The transition of liquid water into ice clusters is a common phenomenon that occurs frequently in our natural environment. Therefore, it is important to understand how ice nucleates in metastable water on a sub-microscopic level. My research project involves coherent x-ray scattering methods such as small and wide-angle x-ray scattering (SAXS and WAXS) and optical microscopy imaging to study ice nucleation in supercooled water. To apply the x-ray scattering methods, we usually need to perform experiments that require large-scale facilities i.e. x-ray free-electron lasers (XFELs). These facilities afford the possibility to study the structure and dynamics of a sample as well as the ultrashort phenomena that happen on femtosecond timescales. To investigate the transition of water into ice on femtosecond scales at XFELs, a pump-probe experiment is done and an optical laser (short pulse duration) is used to trigger the sample and then probe it by shooting x-rays. For my project, I specifically work on water and ice as samples to study ice growth and nucleation but generally speaking, this method can be used to study the structure of biological samples, small particles, and solutions.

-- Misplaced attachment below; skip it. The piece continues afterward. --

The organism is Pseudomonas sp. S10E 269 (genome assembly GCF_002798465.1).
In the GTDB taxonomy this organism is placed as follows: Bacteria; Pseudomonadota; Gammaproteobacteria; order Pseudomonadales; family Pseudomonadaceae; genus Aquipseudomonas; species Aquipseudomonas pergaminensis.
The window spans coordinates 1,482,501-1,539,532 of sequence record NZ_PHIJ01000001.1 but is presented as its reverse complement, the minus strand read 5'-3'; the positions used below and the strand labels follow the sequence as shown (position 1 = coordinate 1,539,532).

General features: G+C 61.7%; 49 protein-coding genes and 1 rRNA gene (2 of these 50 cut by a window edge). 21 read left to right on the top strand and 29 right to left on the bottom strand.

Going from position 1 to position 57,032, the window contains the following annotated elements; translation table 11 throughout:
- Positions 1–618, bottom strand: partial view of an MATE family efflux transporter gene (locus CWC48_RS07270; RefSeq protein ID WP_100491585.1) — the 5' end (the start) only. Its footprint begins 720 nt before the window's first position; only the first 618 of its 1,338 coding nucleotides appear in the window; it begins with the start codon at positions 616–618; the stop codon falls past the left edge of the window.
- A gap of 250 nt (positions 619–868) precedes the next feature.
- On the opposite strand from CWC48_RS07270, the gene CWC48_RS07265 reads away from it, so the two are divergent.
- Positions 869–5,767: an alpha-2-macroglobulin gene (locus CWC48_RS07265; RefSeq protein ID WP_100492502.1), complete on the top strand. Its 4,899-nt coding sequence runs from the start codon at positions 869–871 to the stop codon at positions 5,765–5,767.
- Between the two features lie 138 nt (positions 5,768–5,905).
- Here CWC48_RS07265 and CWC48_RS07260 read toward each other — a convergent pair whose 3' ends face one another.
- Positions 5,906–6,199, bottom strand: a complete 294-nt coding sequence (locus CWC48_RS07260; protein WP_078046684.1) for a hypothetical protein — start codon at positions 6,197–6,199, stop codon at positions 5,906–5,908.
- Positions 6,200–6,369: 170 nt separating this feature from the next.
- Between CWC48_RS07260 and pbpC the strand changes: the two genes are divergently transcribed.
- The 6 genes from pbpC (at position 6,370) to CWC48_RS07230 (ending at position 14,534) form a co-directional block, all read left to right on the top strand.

Read more about this on our research group webpage:https://www.aphys.kth.se/biox/research/cxs